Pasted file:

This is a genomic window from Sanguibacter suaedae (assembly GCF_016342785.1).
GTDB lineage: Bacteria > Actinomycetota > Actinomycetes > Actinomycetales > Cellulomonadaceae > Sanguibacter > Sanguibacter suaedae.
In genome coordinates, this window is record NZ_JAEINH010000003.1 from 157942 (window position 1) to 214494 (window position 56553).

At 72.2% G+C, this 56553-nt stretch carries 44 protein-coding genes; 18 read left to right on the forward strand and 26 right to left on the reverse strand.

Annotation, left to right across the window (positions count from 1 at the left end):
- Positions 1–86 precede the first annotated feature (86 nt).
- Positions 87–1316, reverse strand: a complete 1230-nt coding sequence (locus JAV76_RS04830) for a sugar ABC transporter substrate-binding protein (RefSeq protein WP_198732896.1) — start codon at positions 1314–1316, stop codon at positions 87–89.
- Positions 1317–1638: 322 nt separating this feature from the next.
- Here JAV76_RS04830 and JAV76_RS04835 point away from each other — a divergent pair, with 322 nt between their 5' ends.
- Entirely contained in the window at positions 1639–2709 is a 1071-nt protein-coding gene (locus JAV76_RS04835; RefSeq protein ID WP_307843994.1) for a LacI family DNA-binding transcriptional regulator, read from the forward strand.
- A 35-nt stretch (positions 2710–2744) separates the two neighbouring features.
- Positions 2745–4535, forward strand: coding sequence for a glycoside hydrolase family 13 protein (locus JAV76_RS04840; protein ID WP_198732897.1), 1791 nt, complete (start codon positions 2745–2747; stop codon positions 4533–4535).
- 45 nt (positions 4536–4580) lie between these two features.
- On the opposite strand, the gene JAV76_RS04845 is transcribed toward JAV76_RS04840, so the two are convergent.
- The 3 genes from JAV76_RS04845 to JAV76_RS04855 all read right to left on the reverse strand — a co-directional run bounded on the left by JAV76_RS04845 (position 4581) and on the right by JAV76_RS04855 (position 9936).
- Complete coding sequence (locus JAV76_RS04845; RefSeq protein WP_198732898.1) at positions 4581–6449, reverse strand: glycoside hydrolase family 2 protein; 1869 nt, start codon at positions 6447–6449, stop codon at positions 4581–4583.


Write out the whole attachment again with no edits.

This is a genomic window from Sanguibacter suaedae (assembly GCF_016342785.1).
GTDB lineage: Bacteria > Actinomycetota > Actinomycetes > Actinomycetales > Cellulomonadaceae > Sanguibacter > Sanguibacter suaedae.
In genome coordinates, this window is record NZ_JAEINH010000003.1 from 157942 (window position 1) to 214494 (window position 56553).

At 72.2% G+C, this 56553-nt stretch carries 44 protein-coding genes; 18 read left to right on the forward strand and 26 right to left on the reverse strand.

Annotation, left to right across the window (positions count from 1 at the left end):
- Positions 1–86 precede the first annotated feature (86 nt).
- Positions 87–1316, reverse strand: a complete 1230-nt coding sequence (locus JAV76_RS04830) for a sugar ABC transporter substrate-binding protein (RefSeq protein WP_198732896.1) — start codon at positions 1314–1316, stop codon at positions 87–89.
- Positions 1317–1638: 322 nt separating this feature from the next.
- Here JAV76_RS04830 and JAV76_RS04835 point away from each other — a divergent pair, with 322 nt between their 5' ends.
- Entirely contained in the window at positions 1639–2709 is a 1071-nt protein-coding gene (locus JAV76_RS04835; RefSeq protein ID WP_307843994.1) for a LacI family DNA-binding transcriptional regulator, read from the forward strand.
- A 35-nt stretch (positions 2710–2744) separates the two neighbouring features.
- Positions 2745–4535, forward strand: coding sequence for a glycoside hydrolase family 13 protein (locus JAV76_RS04840; protein ID WP_198732897.1), 1791 nt, complete (start codon positions 2745–2747; stop codon positions 4533–4535).
- 45 nt (positions 4536–4580) lie between these two features.
- On the opposite strand, the gene JAV76_RS04845 is transcribed toward JAV76_RS04840, so the two are convergent.
- The 3 genes from JAV76_RS04845 to JAV76_RS04855 all read right to left on the reverse strand — a co-directional run bounded on the left by JAV76_RS04845 (position 4581) and on the right by JAV76_RS04855 (position 9936).
- Complete coding sequence (locus JAV76_RS04845; RefSeq protein WP_198732898.1) at positions 4581–6449, reverse strand: glycoside hydrolase family 2 protein; 1869 nt, start codon at positions 6447–6449, stop codon at positions 4581–4583.